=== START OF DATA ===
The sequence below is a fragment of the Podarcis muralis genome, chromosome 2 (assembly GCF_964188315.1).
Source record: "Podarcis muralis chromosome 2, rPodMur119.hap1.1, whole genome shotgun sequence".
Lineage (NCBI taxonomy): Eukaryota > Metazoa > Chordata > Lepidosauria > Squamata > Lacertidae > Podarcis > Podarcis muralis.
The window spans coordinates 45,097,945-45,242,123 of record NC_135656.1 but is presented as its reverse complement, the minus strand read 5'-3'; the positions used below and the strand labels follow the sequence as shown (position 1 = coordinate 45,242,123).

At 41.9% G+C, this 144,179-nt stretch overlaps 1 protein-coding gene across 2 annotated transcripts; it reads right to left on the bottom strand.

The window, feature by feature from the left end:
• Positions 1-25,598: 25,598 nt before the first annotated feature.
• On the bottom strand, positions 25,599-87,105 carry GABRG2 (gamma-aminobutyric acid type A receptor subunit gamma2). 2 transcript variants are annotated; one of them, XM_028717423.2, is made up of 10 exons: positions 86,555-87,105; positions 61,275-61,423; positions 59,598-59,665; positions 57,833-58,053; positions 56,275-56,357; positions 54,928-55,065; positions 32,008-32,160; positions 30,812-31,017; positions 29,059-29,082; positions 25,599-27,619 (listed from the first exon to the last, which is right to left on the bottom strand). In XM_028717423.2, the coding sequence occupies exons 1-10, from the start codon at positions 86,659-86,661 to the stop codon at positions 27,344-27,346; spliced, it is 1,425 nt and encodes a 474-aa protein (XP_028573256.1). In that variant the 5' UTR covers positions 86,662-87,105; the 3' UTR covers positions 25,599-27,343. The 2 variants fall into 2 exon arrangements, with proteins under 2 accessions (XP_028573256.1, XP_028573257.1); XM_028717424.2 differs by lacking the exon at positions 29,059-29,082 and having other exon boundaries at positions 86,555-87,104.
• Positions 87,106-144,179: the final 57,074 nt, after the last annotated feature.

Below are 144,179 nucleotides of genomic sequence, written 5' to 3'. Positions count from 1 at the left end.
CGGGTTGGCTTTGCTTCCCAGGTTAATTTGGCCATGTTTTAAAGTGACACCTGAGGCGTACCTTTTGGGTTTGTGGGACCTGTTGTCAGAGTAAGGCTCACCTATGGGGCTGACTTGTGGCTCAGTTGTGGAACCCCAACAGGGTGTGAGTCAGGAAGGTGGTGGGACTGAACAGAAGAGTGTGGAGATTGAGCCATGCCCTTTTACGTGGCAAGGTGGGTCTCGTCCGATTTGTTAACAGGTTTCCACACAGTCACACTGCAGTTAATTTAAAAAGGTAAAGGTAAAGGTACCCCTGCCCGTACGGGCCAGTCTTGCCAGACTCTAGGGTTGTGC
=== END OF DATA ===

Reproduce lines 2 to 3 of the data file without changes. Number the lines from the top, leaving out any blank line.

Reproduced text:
Source record: "Podarcis muralis chromosome 2, rPodMur119.hap1.1, whole genome shotgun sequence".
Lineage (NCBI taxonomy): Eukaryota > Metazoa > Chordata > Lepidosauria > Squamata > Lacertidae > Podarcis > Podarcis muralis.